To get name recognition and positive public association in the NBA he has to compete with professional players. In college he only has to compete with college players. The latter seems to have a greater chance of getting him into John Wall's position immediately upon graduation. And somebody in advertising would be better to speak to this, but it seems to me that the acclaim and aura of success will get him the good endorsement deal despite the fact that he got it in college against "only college students."

  10. #10

    Seriously...

    Quote Originally Posted by Starter View Post
    If this is about Kyrie -- it seems like it is? -- he has as good a chance as any to be a star in the NBA.
    If the original post is referring to Kyrie, it's way off base.

  11. #11
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    Quote Originally Posted by slower View Post
    If the original post is referring to Kyrie, it's way off base.
    Is it way off base because history shows that every player with Kyrie's skills has achieved a top level endorsement contract, and it is therefore a done deal? Is it off base because there is no way that Kyrie could enhance his image in college in a way that would significantly increase his endorsement potential after college?

  12. #12
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    Wait, I thought this was about Harrison Barnes? I was fooled by the big fish in a small pond argument. Kyrie will be a big fish in any pond or ocean he ever plays in. And because of that I wish him the best whenever he decides he wants to play in the NBA.

  13. #13
    If college athletes were allowed to cash those endorsement checks without losing their eligibility, this thread would make a lot more sense. Alas, the NCAA is not exactly known for making sense.

  14. #14
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    Quote Originally Posted by Richard Berg View Post
    If college athletes were allowed to cash those endorsement checks without losing their eligibility, this thread would make a lot more sense. Alas, the NCAA is not exactly known for making sense.
    You misunderstand. The point is not that anyone will get rich while in college. The question is whether, by staying in college, an exceptional athlete can significantly increase his marketability so that upon graduation and afterward he will be able to negotiate a much more lucrative endorsement contract than if he gone earlier into the NBA.

  15. #15
    I have always said that having an education is never a bad thing. My youngest son recently informed me he is going to go back to school for his 3rd degree.

    If this thread is about a player who plays happens to play for Duke University, how could staying at DUKE & learning for one of the greatest basketball geniuses of all time. Studying under him would probably only elevate your game. An added bonus is a top notch education from an premier college.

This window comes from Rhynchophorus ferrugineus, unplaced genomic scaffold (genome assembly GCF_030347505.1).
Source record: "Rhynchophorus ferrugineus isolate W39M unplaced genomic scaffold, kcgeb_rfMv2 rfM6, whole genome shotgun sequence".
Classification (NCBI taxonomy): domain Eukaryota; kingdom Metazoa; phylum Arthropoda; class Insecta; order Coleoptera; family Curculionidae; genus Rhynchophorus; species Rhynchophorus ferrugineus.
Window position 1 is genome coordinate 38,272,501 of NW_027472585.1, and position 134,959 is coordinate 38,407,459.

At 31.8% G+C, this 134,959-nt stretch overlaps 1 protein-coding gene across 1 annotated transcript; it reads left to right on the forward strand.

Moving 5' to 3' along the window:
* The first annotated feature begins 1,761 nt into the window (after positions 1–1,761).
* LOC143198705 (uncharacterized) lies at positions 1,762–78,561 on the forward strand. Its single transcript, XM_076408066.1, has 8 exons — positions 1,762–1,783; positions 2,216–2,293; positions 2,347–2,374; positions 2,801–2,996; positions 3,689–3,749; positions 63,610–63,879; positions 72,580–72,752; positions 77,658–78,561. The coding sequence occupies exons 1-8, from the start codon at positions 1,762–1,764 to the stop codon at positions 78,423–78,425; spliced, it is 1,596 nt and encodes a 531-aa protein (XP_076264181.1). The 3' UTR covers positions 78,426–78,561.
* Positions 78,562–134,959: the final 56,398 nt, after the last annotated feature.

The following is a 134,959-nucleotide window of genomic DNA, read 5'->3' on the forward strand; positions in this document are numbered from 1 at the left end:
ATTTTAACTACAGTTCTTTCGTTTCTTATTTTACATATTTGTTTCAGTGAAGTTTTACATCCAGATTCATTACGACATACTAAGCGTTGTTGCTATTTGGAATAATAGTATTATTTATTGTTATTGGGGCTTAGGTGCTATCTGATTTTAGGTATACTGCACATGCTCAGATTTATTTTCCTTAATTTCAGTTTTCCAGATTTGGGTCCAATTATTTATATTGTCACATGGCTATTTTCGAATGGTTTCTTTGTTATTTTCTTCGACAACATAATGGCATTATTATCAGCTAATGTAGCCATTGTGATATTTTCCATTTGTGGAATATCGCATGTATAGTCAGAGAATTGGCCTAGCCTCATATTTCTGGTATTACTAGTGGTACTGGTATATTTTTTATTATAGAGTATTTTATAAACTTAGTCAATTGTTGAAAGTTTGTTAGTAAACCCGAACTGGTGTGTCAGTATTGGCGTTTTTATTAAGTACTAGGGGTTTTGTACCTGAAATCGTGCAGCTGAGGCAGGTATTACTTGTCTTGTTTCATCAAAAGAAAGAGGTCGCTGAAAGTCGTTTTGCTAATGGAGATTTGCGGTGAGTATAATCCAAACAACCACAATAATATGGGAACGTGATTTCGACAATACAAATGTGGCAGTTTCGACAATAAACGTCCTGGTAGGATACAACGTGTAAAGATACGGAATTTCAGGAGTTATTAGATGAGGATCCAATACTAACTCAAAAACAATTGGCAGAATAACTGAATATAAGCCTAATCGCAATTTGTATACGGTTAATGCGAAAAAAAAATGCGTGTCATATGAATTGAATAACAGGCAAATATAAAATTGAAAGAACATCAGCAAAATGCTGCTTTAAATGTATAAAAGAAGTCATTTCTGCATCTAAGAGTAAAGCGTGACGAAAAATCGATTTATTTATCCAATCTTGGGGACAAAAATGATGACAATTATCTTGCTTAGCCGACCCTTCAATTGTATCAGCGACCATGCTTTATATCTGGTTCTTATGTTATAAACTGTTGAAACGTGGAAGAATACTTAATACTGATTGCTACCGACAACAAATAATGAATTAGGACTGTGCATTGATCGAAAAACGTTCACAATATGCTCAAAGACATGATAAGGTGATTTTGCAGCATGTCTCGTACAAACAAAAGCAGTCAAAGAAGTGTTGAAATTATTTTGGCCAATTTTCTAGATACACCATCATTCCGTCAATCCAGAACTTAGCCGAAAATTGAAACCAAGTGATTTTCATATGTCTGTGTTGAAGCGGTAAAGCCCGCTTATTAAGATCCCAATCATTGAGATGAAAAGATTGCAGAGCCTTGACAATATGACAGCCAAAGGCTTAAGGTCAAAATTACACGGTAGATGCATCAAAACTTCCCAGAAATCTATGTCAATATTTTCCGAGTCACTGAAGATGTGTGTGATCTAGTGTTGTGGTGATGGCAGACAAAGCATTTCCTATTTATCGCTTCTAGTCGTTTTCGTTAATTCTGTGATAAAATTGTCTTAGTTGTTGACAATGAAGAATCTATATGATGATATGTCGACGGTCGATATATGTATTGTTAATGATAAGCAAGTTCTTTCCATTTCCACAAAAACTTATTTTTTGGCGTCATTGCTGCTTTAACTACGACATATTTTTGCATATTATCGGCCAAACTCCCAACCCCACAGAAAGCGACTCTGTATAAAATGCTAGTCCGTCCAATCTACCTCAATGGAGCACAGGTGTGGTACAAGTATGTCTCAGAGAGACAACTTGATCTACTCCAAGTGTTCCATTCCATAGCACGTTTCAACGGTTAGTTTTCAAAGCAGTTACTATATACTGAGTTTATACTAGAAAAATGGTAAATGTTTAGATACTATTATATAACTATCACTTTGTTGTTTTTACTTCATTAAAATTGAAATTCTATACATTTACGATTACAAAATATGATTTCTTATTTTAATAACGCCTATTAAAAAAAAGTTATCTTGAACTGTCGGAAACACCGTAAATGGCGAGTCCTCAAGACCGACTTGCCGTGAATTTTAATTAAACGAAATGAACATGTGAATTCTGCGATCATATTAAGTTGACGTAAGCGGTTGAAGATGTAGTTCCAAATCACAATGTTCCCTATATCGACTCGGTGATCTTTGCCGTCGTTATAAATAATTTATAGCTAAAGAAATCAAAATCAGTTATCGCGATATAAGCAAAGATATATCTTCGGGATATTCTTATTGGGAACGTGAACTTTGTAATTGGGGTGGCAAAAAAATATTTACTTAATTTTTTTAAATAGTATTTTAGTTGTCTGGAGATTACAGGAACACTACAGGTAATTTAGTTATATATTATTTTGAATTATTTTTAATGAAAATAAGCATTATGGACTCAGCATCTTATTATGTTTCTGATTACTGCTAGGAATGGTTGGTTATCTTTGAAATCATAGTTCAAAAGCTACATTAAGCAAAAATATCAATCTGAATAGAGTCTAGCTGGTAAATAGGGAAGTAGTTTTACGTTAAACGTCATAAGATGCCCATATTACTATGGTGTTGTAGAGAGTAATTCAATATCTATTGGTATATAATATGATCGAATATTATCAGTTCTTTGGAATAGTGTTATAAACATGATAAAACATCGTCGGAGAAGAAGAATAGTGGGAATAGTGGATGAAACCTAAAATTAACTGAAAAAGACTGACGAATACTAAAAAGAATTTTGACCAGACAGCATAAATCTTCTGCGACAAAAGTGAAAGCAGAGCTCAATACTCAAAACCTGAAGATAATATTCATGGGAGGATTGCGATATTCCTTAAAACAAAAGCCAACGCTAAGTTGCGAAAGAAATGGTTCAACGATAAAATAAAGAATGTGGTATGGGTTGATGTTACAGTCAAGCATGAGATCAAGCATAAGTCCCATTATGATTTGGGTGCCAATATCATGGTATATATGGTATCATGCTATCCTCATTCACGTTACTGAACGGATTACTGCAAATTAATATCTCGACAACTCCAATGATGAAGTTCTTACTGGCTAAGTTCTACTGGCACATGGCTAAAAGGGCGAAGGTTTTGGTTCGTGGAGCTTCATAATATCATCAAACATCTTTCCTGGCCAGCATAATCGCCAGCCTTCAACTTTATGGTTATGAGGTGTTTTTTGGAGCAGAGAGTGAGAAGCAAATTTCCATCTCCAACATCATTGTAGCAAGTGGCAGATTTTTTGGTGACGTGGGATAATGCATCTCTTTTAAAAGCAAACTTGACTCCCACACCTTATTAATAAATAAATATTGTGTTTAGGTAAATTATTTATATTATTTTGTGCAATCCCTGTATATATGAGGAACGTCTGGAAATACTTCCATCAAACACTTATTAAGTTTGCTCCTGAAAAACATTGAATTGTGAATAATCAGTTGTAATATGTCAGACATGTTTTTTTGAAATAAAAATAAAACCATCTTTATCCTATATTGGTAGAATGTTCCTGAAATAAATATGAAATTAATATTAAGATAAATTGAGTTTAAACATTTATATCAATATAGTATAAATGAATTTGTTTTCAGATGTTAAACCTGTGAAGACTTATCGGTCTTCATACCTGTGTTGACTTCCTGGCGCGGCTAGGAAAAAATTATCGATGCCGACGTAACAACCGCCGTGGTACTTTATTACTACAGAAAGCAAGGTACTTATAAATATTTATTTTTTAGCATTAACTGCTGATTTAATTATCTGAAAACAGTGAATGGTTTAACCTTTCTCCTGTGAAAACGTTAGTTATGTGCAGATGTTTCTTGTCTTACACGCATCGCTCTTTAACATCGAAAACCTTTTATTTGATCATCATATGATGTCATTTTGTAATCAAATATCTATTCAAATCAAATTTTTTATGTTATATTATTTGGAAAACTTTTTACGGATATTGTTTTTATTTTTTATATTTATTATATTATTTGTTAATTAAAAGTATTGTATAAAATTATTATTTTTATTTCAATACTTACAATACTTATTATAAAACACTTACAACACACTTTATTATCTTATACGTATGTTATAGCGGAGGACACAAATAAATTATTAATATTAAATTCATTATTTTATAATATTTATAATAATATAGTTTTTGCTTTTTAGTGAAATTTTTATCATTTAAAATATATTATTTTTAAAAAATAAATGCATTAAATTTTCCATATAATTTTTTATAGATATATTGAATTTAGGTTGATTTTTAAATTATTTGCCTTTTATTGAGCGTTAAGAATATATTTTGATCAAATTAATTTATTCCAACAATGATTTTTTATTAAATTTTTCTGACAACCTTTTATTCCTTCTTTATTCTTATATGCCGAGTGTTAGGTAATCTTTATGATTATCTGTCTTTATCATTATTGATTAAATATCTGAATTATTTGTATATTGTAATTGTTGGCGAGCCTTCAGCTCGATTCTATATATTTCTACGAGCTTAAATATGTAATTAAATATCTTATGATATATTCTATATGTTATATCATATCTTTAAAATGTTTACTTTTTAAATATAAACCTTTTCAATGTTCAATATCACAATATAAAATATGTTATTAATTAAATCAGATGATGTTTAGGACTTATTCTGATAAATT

If this is in any way about Kyrie, i think he is coming back. Those award banquets can be pretty inspiring & the video Mrs. K does for the seniors are motivating.

    Okay so I can only hope. The Daytona 500 is boring & it is too early for the game.

  16. #16
    Quote Originally Posted by swood1000 View Post
    Is it way off base because history shows that every player with Kyrie's skills has achieved a top level endorsement contract, and it is therefore a done deal? Is it off base because there is no way that Kyrie could enhance his image in college in a way that would significantly increase his endorsement potential after college?
    Your opening paragraph said "...but concludes that while he’ll be a solid player in the NBA he probably will not become a superstar there."

    Are you not aware that Kyrie is almost universally projected as a Top 3 pick this year and is most often compared to Chris Paul? Why would anybody conclude that Kyrie will NOT become a superstar there? While it's true that he MAY not, it's even MORE true of almost everybody else. My quarrel is with your highly questionable assertion that Kyrie (and others) are assuming that he WON'T become a superstar (relative to the chances of anybody else).

    The best path to superstar income is superstar performance IN THE NBA. Most of the NBA players on the list are there because of large salaries, not large endorsement incomes (at least, not relative to golfers, etc.).

    Sounds to me like a case of wishful thinking that Kyrie will stay at Duke rather than go pro after this season. Don't get me wrong, I'd LOVE for him to stay. But your logic seems flawed.

  17. #17
    Quote Originally Posted by swood1000 View Post
    You misunderstand. The point is not that anyone will get rich while in college. The question is whether, by staying in college, an exceptional athlete can significantly increase his marketability so that upon graduation and afterward he will be able to negotiate a much more lucrative endorsement contract than if he gone earlier into the NBA.
    No, I understand, I just disagree. The way things stand, a player of Kyrie's caliber can make more money during his N years in the NBA than he would by spending C years "pre-marketing" himself in college plus (N-C) years in the NBA. Frankly, I don't think the numbers are very close.